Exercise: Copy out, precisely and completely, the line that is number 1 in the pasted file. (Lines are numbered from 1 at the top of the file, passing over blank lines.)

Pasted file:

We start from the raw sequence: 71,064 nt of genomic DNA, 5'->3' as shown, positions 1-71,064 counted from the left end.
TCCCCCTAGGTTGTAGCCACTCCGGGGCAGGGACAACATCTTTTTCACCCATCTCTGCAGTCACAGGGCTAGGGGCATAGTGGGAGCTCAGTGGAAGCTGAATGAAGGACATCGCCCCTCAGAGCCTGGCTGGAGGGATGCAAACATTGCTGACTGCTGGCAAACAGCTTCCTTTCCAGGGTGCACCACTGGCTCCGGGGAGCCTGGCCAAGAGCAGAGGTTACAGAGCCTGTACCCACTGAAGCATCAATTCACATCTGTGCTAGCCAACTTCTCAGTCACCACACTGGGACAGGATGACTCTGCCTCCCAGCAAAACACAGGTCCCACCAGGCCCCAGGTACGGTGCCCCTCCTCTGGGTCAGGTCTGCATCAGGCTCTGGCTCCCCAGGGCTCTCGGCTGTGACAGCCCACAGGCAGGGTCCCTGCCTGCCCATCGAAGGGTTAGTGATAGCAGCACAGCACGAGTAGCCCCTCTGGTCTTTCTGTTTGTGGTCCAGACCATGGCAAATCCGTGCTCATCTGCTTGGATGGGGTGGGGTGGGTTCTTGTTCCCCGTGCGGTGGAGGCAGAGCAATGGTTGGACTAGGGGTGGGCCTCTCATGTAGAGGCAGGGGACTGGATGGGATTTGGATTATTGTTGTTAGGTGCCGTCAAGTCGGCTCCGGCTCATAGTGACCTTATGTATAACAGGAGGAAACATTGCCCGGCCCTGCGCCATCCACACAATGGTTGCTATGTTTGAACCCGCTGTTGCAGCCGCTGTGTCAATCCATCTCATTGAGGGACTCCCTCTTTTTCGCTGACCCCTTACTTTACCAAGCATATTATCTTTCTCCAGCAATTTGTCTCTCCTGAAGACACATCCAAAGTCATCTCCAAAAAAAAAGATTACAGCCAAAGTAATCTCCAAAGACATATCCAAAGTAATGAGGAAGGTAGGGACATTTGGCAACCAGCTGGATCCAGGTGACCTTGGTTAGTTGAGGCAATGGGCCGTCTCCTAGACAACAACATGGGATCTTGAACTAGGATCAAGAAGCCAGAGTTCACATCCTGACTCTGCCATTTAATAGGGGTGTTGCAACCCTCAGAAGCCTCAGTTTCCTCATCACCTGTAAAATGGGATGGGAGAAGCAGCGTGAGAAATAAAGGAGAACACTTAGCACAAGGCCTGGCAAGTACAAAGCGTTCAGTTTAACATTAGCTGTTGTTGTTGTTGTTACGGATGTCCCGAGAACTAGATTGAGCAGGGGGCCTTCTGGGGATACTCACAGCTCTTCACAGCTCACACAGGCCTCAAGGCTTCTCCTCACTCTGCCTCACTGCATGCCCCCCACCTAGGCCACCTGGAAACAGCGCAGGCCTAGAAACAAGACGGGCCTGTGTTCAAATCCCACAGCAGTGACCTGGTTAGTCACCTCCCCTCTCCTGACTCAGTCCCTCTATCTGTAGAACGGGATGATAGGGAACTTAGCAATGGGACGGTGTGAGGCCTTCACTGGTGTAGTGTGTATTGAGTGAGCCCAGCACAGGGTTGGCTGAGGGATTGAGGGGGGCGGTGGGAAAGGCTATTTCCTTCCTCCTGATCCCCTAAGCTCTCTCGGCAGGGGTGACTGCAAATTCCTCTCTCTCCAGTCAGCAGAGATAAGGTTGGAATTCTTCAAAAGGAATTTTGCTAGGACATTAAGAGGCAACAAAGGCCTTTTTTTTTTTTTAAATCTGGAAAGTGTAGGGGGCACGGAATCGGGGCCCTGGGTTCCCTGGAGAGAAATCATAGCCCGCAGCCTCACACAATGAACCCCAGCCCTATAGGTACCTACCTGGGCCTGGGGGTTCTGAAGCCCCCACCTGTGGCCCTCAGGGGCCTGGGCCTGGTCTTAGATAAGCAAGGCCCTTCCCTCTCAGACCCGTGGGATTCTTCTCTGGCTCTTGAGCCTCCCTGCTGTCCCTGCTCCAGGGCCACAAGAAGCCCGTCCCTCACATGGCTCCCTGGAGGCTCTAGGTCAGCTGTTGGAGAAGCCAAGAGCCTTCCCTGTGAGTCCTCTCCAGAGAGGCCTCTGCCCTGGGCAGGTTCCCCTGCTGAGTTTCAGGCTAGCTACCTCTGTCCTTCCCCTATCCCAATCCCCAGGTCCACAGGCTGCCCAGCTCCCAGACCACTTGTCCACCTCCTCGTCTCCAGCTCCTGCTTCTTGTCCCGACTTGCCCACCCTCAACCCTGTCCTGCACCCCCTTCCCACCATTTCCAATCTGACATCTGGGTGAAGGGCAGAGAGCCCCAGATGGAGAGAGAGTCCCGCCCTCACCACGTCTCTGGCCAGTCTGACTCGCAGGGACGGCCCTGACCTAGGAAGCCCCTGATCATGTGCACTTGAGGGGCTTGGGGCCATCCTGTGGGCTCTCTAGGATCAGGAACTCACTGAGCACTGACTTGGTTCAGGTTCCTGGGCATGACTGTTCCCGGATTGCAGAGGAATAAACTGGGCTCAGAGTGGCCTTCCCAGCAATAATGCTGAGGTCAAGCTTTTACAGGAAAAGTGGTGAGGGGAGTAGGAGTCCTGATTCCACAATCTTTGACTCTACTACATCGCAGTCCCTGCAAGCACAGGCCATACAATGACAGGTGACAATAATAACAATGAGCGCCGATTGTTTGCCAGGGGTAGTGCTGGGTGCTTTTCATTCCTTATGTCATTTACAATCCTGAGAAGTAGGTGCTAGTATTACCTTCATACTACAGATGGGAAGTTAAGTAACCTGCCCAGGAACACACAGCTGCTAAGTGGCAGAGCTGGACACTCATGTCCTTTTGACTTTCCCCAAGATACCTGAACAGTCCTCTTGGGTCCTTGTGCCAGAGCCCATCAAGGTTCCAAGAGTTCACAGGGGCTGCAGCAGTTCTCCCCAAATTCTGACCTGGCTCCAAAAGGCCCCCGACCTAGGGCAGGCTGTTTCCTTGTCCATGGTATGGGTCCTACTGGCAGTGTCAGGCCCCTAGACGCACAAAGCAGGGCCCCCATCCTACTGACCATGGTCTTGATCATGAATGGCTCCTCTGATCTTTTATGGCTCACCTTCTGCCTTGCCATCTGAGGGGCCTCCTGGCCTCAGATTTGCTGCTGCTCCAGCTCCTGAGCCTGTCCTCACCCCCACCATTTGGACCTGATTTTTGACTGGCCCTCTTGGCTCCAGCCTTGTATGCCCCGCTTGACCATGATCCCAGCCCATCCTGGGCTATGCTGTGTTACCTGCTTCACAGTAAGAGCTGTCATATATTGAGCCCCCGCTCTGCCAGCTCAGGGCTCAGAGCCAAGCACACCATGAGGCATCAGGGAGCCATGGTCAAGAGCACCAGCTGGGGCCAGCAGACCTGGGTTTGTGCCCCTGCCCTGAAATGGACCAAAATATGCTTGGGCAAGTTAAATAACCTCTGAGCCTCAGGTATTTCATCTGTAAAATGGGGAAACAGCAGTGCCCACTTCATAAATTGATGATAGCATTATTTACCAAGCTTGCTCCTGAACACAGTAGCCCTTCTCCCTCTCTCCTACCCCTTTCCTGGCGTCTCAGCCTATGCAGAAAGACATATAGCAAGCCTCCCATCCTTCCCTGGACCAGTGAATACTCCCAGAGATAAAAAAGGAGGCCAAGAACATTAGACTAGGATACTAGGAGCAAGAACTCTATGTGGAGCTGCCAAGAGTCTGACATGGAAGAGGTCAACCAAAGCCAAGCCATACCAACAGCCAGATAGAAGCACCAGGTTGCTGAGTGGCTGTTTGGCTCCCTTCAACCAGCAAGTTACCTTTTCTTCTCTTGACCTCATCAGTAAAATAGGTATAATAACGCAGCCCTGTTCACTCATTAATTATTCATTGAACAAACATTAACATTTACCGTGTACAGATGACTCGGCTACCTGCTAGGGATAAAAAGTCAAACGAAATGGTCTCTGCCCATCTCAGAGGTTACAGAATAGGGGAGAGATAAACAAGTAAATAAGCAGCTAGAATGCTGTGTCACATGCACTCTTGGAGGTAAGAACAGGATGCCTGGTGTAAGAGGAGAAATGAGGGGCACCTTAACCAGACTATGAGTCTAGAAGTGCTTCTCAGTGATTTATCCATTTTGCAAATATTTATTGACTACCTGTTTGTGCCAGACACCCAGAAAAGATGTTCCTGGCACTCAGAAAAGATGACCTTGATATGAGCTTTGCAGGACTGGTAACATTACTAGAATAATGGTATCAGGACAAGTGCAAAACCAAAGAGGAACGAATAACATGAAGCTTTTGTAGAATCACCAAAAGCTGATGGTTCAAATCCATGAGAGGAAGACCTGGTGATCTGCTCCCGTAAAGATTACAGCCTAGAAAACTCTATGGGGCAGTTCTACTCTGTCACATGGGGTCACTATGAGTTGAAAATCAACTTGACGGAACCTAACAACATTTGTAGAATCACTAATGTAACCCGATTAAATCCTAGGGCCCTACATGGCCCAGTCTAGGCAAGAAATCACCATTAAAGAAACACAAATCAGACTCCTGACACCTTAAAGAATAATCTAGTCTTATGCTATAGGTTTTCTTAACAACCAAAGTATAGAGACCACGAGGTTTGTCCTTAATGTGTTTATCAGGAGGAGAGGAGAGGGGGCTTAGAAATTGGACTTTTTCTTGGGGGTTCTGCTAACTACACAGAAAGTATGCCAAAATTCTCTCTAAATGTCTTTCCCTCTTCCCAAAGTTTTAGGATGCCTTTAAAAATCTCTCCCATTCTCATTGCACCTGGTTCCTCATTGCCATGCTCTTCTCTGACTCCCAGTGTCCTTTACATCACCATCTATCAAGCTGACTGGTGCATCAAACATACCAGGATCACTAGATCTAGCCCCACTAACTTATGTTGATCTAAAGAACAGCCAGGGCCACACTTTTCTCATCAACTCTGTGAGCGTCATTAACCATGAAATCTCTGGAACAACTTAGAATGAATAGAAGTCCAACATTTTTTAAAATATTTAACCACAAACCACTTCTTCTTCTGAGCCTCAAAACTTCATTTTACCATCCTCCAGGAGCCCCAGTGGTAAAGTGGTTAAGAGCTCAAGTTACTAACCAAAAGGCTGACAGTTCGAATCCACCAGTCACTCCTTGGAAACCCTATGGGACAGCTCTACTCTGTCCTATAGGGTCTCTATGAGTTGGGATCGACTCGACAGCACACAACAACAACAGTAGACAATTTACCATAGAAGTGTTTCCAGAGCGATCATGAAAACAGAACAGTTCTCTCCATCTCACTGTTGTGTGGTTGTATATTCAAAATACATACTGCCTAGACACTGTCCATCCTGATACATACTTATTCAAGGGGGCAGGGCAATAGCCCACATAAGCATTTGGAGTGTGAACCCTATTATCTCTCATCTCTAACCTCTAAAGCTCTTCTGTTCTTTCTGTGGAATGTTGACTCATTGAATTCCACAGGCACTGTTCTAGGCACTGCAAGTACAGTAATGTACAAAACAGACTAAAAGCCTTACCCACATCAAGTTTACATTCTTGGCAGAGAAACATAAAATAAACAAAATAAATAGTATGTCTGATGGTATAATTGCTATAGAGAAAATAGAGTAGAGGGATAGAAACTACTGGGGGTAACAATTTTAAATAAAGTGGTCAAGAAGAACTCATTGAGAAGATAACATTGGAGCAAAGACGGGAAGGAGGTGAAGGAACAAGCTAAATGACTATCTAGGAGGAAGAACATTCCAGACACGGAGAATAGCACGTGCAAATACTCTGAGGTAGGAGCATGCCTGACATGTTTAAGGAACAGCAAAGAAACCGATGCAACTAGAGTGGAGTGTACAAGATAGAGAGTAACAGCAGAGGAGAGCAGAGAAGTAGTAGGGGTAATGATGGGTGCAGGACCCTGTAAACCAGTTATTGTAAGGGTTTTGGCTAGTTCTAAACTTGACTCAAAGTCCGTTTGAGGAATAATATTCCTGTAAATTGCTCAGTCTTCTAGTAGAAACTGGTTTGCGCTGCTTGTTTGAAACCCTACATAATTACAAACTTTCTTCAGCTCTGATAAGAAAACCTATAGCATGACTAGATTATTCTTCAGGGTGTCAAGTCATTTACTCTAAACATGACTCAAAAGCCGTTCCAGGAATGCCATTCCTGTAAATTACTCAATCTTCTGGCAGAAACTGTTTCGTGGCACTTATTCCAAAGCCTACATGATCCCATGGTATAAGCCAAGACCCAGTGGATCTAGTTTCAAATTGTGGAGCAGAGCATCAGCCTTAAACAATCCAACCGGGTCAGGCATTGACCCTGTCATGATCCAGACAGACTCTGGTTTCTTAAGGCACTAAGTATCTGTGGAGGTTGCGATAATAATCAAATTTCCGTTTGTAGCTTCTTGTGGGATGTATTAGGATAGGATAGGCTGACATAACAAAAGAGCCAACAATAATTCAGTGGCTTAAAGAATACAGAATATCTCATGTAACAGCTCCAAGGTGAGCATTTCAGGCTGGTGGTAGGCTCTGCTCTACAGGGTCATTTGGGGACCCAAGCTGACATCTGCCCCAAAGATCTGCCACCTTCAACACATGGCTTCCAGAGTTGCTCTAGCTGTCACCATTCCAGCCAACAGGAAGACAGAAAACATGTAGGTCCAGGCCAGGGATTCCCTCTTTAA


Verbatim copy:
We start from the raw sequence: 71,064 nt of genomic DNA, 5'->3' as shown, positions 1-71,064 counted from the left end.